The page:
WASHINGTON — President-elect Joe Biden mentioned Friday that he favors setting aside concerns about the federal deficit in an effort to spend more cash to spice up the ailing American financial system.
“Every major economist thinks we should be investing in deficit spending in order to generate economic growth,” Biden instructed reporters Friday, citing low rates of interest and restricted Federal Reserve powers to repair the Covid-19 crisis.
As this metropolis reels from the chaos of a deadly riot at the Capitol spurred by President Donald Trump, Biden mentioned he’ll lay out an financial aid bundle this yr that can value “in the trillions of dollars.” He said it will include emergency relief for those harmed by the pandemic as well as investments in infrastructure, health care and “a complete vary of issues which are going to generate good-paying jobs.”
“If we do not act now issues will get a lot worse and tougher to get out of the opening later. So we’ve to take a position now,” Biden said. “There’s a dire, dire must act now.”
Biden’s remarks came two days after Democrats were projected to capture control of the Senate, giving them the power to set the agenda in both chambers. The comments indicate that he and his party will be less inclined than they were during the Obama administration to acquiesce to Republican demands to limit new spending because of the national debt.
The president-elect suggested he believes the $900 billion pandemic relief package passed by Congress last month would not be enough. His remarks were well-received by progressives who have been skeptical of his moderate and deficit-conscious instincts.
Sen. Bernie Sanders, I-Vt., the runner-up in the 2020 Democratic primary and likely incoming chairman of the Senate Budget Committee, praised Biden’s comments in a Saturday interview.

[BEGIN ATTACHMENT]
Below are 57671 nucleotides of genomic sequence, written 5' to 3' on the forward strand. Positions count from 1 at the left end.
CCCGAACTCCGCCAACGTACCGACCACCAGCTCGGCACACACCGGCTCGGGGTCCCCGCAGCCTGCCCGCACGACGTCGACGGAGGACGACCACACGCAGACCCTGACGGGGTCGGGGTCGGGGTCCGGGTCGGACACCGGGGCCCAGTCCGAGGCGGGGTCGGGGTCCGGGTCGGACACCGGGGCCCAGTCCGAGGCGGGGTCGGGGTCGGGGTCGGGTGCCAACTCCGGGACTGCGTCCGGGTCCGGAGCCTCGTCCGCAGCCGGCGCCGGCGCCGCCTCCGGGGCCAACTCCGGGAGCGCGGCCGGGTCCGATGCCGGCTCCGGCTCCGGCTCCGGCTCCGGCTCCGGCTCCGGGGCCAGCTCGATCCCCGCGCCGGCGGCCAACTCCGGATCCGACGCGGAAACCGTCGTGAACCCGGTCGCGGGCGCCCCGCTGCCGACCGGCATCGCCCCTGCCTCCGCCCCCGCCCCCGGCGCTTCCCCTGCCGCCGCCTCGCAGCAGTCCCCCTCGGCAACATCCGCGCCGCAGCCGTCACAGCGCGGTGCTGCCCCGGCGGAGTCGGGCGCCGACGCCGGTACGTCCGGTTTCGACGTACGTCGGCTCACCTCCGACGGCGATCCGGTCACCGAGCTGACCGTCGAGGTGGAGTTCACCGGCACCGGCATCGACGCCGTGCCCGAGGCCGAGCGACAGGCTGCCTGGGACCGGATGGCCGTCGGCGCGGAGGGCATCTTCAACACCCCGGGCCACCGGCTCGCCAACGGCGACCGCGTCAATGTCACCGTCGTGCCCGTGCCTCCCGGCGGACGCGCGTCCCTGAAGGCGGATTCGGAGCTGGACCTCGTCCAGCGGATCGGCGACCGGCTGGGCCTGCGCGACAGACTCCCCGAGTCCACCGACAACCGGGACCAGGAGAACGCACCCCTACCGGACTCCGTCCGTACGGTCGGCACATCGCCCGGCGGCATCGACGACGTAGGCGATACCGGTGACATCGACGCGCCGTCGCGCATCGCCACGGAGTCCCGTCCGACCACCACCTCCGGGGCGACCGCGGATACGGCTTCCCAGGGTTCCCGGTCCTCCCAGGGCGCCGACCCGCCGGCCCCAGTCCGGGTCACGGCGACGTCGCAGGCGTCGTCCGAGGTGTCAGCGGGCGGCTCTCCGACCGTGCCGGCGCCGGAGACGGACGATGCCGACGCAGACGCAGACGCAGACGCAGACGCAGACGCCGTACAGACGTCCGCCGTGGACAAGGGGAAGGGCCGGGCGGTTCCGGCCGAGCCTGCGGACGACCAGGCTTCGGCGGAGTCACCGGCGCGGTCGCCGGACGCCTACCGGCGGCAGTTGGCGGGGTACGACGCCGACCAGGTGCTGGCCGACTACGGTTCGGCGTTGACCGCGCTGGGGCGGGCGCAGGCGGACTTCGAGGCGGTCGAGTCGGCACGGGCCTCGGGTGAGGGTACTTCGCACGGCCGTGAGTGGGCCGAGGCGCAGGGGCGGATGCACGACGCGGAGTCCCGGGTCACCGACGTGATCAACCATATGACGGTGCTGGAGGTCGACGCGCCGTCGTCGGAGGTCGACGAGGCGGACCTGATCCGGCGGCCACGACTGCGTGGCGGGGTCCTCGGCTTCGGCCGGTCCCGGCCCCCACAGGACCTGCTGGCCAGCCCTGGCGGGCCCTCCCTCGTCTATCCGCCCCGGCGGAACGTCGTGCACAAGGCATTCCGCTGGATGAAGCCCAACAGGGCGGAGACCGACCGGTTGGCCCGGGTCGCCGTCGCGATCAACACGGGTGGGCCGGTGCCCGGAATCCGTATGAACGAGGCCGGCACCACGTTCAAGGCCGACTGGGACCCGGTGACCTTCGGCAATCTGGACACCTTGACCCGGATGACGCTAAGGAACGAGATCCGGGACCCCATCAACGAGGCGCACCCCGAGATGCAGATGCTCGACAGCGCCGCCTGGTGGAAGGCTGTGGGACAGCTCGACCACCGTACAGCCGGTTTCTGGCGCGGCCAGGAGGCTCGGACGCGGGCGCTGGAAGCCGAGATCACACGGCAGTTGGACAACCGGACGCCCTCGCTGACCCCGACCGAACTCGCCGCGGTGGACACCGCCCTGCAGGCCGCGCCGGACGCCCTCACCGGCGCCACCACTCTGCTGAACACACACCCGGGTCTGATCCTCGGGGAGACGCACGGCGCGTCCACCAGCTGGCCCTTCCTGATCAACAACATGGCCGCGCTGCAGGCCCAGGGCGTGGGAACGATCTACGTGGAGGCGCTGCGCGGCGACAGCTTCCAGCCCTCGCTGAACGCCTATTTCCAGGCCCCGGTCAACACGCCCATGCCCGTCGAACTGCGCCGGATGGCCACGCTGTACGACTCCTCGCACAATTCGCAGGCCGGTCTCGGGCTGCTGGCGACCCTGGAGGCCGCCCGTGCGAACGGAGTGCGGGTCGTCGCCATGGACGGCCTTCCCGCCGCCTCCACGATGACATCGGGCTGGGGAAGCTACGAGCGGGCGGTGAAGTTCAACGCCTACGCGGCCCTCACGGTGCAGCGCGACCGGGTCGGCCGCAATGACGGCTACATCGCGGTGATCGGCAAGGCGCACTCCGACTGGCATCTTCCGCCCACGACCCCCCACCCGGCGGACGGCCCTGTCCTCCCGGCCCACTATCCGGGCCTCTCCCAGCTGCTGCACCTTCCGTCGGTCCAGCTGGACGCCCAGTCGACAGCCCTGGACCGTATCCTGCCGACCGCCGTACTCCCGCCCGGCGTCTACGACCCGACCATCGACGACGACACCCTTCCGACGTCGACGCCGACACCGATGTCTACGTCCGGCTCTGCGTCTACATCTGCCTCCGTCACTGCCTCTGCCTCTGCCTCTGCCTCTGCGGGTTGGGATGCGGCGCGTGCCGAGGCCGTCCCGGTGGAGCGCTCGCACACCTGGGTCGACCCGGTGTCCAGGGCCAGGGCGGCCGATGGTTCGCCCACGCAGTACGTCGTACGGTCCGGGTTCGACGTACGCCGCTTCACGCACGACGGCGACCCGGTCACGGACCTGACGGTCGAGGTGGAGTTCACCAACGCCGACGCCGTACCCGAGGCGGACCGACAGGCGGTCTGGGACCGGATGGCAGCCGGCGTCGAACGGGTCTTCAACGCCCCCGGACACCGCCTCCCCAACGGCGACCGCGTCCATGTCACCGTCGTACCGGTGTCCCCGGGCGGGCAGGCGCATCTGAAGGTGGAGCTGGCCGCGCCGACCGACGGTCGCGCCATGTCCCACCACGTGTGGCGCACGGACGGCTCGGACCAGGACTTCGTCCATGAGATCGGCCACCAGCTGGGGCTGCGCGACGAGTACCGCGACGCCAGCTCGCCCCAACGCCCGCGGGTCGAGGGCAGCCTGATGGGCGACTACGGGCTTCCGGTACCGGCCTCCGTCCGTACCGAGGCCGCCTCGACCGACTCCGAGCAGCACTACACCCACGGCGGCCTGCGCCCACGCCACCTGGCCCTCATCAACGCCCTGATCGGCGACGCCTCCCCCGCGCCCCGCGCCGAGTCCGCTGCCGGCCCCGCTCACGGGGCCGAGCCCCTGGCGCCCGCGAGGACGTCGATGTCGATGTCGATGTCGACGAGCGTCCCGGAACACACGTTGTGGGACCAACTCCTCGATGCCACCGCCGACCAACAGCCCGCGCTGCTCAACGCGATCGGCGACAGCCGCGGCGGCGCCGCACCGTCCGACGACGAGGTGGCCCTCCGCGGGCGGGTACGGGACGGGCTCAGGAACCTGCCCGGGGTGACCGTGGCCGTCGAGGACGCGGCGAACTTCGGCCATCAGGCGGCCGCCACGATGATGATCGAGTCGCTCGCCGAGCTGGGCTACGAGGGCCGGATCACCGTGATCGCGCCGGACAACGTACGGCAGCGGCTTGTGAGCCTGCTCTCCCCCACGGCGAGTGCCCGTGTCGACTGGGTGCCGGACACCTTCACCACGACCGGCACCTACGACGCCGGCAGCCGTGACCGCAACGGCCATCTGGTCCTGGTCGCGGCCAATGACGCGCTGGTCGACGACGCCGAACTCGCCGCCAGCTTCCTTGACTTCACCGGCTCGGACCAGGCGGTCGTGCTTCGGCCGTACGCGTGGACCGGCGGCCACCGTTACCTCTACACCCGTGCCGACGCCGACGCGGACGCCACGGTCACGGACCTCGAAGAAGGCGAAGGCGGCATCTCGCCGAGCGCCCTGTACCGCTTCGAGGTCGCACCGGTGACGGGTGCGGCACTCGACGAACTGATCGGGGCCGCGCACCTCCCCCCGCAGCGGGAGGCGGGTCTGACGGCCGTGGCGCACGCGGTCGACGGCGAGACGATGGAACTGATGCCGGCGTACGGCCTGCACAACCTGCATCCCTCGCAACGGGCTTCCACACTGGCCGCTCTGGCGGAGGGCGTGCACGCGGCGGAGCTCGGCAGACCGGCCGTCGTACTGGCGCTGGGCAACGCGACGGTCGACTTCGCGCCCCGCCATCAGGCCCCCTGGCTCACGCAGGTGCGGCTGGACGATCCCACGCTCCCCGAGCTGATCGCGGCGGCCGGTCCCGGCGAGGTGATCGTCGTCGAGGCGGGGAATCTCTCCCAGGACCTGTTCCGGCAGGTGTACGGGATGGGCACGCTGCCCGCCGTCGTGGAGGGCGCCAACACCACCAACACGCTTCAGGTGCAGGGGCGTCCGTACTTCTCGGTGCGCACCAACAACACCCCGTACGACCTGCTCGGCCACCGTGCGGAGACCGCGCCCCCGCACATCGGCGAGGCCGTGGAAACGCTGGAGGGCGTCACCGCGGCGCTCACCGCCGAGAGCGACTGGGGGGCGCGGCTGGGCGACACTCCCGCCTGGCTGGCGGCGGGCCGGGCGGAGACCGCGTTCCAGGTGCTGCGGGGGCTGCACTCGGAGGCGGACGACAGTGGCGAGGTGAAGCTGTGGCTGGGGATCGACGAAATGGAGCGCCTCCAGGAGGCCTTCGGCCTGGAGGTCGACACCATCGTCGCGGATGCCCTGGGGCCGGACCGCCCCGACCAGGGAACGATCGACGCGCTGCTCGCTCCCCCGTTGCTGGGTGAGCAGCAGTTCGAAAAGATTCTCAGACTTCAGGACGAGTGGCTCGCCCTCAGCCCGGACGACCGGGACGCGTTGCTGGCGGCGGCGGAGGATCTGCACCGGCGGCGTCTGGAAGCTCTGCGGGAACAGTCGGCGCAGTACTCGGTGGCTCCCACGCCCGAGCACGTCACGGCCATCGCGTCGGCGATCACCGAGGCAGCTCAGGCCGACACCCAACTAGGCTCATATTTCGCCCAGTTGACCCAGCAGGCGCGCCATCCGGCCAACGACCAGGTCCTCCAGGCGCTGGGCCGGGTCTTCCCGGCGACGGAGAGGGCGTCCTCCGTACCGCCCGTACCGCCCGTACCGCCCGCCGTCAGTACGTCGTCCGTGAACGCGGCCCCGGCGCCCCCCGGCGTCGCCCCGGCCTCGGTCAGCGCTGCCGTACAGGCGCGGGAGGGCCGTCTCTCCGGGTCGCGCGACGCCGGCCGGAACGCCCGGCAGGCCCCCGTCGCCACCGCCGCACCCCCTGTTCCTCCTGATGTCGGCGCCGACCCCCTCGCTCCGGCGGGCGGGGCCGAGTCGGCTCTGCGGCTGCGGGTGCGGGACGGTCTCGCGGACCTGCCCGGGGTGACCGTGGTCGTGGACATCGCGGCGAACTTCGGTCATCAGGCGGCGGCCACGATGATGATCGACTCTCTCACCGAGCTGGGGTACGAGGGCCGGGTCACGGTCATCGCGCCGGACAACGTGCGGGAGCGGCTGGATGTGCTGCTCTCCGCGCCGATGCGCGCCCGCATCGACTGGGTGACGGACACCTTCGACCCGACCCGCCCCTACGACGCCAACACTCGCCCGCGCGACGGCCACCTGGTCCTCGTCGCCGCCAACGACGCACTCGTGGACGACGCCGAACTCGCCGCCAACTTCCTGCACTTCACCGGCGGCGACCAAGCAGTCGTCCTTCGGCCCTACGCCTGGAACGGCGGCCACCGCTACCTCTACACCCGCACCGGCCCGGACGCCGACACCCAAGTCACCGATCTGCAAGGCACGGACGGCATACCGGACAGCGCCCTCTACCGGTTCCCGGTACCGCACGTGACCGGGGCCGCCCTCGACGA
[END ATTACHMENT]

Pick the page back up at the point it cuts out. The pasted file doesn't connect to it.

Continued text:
“”The president-elect is strictly proper that this isn’t the time for austerity politics,” Sanders told NBC News. “We can not keep the austerity economics which have allowed the very wealthy to do phenomenally on this nation whereas working folks endure.”
Sanders is poised to oversee the budget reconciliation process, which is not subject to a filibuster. Democrats, who will seize control in the 50-50 Senate with the tie-breaking vote of Vice President-elect Kamala Harris, will be able to approve policies of taxing and spending with a bare majority of votes.
Democrats will hold narrow majorities in both chambers, which will constrain their ambitions even in reconciliation. And on most items, Senate Republicans will retain the ability to filibuster and force a 60-vote threshold, which means the biggest ambitions of progressives are unlikely to get far.
Sanders said he’s eying a “daring” agenda that includes $2,000 stimulus payments, enhanced unemployment insurance, access to child care, action on climate change, mitigating student debt and investing “very considerably in increasing well being care,” together with by decreasing the Medicare eligibility age from 65 to 60.